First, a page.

My body is giving up on me. I am working like a robot, sleeping a few hours a day a few days a week. I feel like my biological limitations have held me down, pinned me down and they whispered, “Hey greedy kid, reach your dreams in your dreams.” Bedtime. Lights out. I felt like hell.

I stepped back a little, thought a lot, and did I give up? Yeah. I mean, I couldn’t do anything if I wasn’t healthy. Sometimes you can’t do what you can’t do, right? I mean, we don’t have wings. Can’t fly. It is what it is, right?

And months later I was flying down to L.A. and I’m trying to upload some cluttering repetitive work online. I was so frustrated it motivated me to come back home, write software, and automate all my tasks. I sleep, software works. See, software is like a stream of thought that can repeat and do work in the virtual environment, in the virtual world.

Now what if we could extend that to the physical world? Lights back on. I’m going to extend myself with programmable hardware. Aspirations? Healing. I joined RoMeLa and started getting involved with humanoid robots designed like humans to work in human environments: drive cars, turn valves, use tools, do all the… do all the dull, dirty, dangerous work we don’t want to do.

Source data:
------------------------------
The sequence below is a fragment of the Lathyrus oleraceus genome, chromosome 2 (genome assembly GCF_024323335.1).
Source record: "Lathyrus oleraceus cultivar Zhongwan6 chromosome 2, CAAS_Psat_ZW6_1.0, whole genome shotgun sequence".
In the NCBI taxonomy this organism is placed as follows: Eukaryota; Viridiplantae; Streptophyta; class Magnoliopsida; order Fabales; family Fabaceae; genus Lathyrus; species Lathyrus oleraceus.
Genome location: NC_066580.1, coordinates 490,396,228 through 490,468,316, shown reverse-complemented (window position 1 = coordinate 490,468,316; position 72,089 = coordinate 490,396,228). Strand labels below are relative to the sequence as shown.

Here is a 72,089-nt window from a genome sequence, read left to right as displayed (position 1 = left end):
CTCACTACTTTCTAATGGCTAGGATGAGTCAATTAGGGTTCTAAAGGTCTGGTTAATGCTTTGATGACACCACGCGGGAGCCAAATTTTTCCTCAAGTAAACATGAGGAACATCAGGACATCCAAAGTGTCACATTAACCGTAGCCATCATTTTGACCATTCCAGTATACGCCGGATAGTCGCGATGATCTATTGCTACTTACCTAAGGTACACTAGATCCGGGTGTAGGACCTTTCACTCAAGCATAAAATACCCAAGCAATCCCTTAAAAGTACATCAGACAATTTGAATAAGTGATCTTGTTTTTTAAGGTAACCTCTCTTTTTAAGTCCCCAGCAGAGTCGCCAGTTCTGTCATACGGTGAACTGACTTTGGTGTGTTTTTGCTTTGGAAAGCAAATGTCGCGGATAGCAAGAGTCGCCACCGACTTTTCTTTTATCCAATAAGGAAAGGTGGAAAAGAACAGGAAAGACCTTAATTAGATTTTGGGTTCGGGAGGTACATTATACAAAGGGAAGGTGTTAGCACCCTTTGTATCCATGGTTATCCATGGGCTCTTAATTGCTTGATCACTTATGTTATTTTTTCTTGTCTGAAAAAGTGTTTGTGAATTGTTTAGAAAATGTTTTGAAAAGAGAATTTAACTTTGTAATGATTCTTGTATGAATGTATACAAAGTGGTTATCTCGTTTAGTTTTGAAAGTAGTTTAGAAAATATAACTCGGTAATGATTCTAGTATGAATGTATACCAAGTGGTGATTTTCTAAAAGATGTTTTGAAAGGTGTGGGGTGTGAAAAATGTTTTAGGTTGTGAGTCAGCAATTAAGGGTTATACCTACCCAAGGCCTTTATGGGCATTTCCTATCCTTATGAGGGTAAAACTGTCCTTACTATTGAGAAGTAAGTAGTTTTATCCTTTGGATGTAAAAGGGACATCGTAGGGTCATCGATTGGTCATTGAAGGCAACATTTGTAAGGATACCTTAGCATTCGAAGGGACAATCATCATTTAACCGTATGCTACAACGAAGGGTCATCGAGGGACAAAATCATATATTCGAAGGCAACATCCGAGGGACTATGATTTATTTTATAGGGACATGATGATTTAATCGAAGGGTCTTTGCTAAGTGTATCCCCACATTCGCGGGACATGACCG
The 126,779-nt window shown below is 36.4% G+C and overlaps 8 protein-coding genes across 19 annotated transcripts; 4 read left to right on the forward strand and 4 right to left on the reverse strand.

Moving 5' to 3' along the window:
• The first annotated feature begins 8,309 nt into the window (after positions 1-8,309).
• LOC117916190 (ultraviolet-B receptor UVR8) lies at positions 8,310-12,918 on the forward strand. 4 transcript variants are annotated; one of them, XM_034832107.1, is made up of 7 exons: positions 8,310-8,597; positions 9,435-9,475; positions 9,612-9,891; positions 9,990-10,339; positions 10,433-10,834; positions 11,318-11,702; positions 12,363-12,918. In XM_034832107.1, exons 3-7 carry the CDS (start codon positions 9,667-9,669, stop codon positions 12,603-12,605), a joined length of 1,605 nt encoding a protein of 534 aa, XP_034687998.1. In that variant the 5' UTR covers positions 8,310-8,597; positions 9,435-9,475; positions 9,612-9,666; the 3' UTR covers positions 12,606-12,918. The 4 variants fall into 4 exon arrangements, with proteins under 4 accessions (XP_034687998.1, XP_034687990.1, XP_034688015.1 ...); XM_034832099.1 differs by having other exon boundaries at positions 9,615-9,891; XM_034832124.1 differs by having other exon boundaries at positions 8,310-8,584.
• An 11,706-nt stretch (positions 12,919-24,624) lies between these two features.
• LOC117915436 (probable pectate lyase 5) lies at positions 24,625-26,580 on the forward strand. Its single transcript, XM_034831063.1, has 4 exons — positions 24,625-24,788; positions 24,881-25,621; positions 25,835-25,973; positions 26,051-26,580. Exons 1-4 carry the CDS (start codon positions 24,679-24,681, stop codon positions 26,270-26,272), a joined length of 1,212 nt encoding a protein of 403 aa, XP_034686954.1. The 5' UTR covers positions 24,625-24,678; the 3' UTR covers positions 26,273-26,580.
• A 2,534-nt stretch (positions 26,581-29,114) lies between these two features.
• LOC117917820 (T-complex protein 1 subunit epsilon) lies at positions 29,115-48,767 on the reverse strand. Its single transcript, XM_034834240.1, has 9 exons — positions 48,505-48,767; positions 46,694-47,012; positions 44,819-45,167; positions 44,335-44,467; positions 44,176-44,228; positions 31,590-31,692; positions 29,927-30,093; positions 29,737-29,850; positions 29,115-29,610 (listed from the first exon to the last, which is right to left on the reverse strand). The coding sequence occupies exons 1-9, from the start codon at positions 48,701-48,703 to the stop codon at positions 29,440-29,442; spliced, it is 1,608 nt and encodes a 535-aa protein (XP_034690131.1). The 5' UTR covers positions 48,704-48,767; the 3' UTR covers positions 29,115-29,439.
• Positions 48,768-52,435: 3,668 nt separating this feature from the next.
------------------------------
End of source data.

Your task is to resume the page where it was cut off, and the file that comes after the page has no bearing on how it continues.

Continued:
The idea that one day, instead of a person, a robot will storm into a burning building and save a person’s life intrigued me. In that future, we would no longer be limited to our location.

But that future seemed distant. The cutting-edge tech still had a long way to go. Robots couldn’t walk reliably. They fell a lot. They were too unsafe, too complex.

So we simplified, reconfigured the legs. See, without biological blood vessels and nerves we could have the knees just rotate continuously. We didn’t have to be limited to the human form, nor did we have to fit to the human functionalities.

What if we could build a robot that never falls? Put helium balloons, insect joints, inspiration from insect joints, and orthodontics material in a blender, and…

Thank you. To be honest I was just playing with balloons and getting a Ph.D. out of it. But the fact that this went popular everywhere was like a thumbs-up to having more fun.

Here I am playing with bubbles trying to make tangible screens. And here I’m wearing a VR headset looking from the perspective of a robot as our head motions are synced.